It’s what you eat

Are you an adventurous eater?  Do you try new foods all the time?  When I watch intrepid travellers like the amazing Anthony Bourdain tucking into strange foods I am constantly amazed by their bravery.  I have to admit I am a wuss when it comes to strange food.  I could never really get through that regular episode on the Amazing Race when they would have to eat weird stuff.

I am told that I am missing out and that I should be more adventurous.  What about you?  Here are some strange foods that you may come across on your travels – how do they rate?

PERU – could you eat a guinea pig?  Yes – those sweet little creatures that your kids keep in a little cage in their bedrooms.  In Peru they are a delicacy and you can even get them on a pizza.  Not sure what the Italians would think of that!

guinea pig

BRITAIN – could you eat a sausage made of blood?  Well hang on a minute now – this is one weird delicacy that I absolutely love – Black Pudding.  Maybe it is because I grew up in England and having no preconceived ideas about Black Pudding I ate it with relish.  I probably didn’t realise what it was at the time.  I was only little at the time.

CAMBODIA – scared of spiders?  How about a bowl of crispy tarantulas.  Gobble those down and it should put paid to your fears forever (or kill you!).  I have been to Cambodia – I have NOT tried this dish which apparently tastes like crab.  It came into use during the Khmer Rouge regime and you know, I get it. If I was starving I wouldn’t be too fussy.  Today it is a popular snack.

UKRAINE – just a piece of fat – that’s Salo.  Slabs of fat, smoked and stored for a year in the cool before being sliced off and eaten on rye bread.  Now before you turn your nose up – I can relate.  In England having lard from the roasting pan smeared onto a piece of bread was a treat second to none.

SCOTLAND – yes the noble haggis.  The ingredients are enough to turn your stomach (liver heart and lungs with oatmeal all trussed up in a sheep’s stomach)  but oh my goodness – the taste is to die for!  Yum.


FRANCE – yes snails.  I know, I know.  I don’t get it but many do.  In fact funny story.  Growing up in Cornwall England we noticed people combing the old stone walls of the fields for snails.  Our English snails were so plump and well nourished that they fetched a pretty penny in the fancy restaurants in France.

SOUTH AFRICA – crocodile pies.  Fresh from a bakery in Hout Bay, Cape Town.  Crispy pastry on the outside – a sinister greenish look on the inside – but very tasty nevertheless.  Rather like a fishy kind of chicken if that makes sense.

TAIWAN – grilled chicken buttholes.  Yes you read that correctly.  During my research I came across this entry ….

“I’ve eaten quite a few strange foods on my travels- all manner of bugs in SE Asia, a horse burger in Slovenia. In Iceland, I tried whale, puffin and reindeer in the same meal. On a walking food tour in Morocco I peeled back the face of a sheep to get to roasted meat underneath. But nothing to me was stranger than the time I ate grilled chicken buttholes on a stick in Taipei, Taiwan.”  Nathan from Foodie Flashpacker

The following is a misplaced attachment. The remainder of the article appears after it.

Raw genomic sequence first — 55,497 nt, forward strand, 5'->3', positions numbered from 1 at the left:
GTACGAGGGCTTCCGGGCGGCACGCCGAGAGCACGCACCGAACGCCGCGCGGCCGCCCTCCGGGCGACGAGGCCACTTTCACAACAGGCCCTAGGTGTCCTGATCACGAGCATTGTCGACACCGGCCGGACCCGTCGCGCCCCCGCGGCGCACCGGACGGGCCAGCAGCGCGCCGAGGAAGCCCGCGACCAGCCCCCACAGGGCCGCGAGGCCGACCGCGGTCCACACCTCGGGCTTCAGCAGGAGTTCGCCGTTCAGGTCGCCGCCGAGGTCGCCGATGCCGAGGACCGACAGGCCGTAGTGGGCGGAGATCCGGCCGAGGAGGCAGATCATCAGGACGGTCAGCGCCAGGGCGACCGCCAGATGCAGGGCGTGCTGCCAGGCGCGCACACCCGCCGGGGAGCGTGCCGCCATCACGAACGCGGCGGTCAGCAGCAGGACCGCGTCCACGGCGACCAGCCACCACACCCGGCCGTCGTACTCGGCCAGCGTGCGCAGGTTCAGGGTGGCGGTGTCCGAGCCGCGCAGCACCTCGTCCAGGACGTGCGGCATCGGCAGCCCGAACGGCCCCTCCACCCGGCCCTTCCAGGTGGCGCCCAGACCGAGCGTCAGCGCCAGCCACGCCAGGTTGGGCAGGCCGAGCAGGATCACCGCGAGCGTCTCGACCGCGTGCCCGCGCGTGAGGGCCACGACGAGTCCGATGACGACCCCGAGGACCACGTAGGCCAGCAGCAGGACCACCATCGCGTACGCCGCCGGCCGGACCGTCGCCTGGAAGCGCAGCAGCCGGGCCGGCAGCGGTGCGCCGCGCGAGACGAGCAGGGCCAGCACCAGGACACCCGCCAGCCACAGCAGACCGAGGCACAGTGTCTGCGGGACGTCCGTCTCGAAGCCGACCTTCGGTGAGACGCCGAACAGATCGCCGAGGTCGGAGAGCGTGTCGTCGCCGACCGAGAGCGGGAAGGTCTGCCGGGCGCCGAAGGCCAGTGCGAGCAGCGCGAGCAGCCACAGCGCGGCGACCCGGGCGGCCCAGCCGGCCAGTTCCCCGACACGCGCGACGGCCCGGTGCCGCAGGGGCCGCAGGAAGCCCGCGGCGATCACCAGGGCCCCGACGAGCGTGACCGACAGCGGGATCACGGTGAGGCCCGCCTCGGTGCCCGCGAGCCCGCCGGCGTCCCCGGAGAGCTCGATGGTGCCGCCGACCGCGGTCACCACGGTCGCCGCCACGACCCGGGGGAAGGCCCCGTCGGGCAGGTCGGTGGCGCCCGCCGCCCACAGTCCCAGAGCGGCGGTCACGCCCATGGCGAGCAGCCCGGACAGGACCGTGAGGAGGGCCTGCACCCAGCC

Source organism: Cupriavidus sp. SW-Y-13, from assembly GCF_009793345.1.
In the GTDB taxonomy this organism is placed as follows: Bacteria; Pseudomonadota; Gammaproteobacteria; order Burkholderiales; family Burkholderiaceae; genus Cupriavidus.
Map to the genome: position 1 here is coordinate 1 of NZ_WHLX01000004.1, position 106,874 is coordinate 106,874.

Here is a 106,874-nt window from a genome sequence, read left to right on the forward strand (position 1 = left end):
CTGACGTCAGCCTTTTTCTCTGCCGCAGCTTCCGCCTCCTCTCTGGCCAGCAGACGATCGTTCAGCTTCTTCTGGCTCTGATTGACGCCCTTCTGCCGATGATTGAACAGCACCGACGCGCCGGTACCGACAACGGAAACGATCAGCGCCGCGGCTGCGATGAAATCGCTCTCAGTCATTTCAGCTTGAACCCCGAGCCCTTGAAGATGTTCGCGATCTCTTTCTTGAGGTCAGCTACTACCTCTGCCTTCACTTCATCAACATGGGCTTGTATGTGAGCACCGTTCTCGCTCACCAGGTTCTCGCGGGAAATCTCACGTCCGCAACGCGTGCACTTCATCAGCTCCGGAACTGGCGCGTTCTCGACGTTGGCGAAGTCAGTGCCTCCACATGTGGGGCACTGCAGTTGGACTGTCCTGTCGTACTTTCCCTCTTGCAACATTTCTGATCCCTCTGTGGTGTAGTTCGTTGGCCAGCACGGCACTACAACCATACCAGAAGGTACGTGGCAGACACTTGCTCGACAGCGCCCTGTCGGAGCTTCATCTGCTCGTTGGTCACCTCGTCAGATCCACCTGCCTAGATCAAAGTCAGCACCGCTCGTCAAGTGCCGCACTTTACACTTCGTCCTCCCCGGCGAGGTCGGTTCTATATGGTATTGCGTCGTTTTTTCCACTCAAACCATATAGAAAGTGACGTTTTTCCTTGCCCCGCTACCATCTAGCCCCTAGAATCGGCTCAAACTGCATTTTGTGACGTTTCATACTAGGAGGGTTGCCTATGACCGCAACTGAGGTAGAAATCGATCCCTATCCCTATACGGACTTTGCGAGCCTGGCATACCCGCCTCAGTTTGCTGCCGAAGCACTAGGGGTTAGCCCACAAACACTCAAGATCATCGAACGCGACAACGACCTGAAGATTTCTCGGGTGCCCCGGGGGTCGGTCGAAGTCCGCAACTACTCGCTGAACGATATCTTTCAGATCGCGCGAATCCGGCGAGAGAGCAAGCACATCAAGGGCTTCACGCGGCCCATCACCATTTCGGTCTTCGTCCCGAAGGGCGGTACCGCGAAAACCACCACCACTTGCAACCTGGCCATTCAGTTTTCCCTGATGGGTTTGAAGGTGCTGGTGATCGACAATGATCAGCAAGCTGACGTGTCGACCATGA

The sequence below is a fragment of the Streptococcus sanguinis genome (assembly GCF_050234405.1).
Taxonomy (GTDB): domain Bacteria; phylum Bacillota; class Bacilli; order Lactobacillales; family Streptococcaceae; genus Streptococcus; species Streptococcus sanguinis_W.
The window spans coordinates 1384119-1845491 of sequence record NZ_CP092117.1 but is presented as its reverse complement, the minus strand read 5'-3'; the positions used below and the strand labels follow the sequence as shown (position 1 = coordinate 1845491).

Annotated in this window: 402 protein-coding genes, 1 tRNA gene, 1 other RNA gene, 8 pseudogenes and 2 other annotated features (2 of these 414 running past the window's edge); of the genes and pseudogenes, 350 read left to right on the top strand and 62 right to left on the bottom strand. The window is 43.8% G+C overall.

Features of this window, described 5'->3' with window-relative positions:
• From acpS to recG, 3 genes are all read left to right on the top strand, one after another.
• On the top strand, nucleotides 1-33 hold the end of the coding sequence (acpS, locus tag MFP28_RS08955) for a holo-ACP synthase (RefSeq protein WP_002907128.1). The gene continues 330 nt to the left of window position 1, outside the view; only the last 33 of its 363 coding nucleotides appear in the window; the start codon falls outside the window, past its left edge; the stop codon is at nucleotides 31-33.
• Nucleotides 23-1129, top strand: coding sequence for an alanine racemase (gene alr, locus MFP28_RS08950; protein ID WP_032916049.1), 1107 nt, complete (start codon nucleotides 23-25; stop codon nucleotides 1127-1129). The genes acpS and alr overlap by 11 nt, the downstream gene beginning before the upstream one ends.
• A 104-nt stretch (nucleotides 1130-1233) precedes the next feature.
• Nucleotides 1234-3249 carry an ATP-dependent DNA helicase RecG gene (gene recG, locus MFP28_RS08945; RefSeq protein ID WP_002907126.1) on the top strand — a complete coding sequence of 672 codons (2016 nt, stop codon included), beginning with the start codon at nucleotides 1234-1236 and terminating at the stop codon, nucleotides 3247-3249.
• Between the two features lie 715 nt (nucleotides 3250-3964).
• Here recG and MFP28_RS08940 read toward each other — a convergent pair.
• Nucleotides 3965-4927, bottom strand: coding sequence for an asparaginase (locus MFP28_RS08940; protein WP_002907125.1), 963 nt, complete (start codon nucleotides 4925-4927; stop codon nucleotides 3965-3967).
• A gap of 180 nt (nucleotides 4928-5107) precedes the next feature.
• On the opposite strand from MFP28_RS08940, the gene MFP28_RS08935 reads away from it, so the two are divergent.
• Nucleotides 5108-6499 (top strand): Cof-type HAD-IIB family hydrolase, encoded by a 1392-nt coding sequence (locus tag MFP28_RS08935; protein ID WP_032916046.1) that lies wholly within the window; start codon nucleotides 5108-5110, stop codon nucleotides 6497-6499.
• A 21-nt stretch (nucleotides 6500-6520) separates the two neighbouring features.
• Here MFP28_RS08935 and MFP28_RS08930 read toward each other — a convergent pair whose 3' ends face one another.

CHINA – insect food and more things just defying description


What has been your bravest culinary moment?  Do tell….


By Lesley Keyter

Lesley Keyter is the face of travel in the fast growing city of Calgary. Every week since 1997 she has has featured live on the Morning News Global TV.


  1. While the ‘classic’? fried liver hadn’t crossed my lips since childhood (bleh!), one evening my dear father took me to a Robbie Burns dinner here in Calgary. Naturally haggis was served; I liked some liver pate type appetizers so I thought, “Why not?” You’re right …. it was delicious!!! That’s the bravest food choice I have ever made – so far. LOL


    1. Hahah – that’s so interesting Hannah. I had forgotten the dreaded Liver and Onions which I used to lap up as a child. Can’t quite bring myself to cook it – especially when I see that packet of liver in the supermarket.


  2. I am always an adventurous eater. I will try anything because I am afraid I will miss out on some delicious food.

    By the way, I loved the black pudding.


  3. (1) Jamaican goat’s head soup, complete with eyeballs; the meat tasted fine, the plaintain a bit too starchy; the yellow colour came from turmeric (and far too much of it for my tastes), not saffron, as my delightful hosts insisted; I passed on the eyeballs, but not in a way that the kind hostess would notice. (2) Squid ink paella, utterly delicious. Has led to other squid ink marvels, including a fantastic ramen dish at Shiki Menya. (3) To this day, I’ve never learned the ingredients or name of the odd dish I was served in Mexico which had a number of different, unrecognizable components. Not a word of English or Spanish was spoken, only some sort of Mayan dialect. The pasty core of it was wrapped in some strange sort of fiber, and included very hard, starchy green peas and bitter fresh cheese. I could barely swallow it, but did so without complaint because the person who served it to me was so warm and lovely. It also gave me a wicked case of Montezuma’s Gut-Kick.


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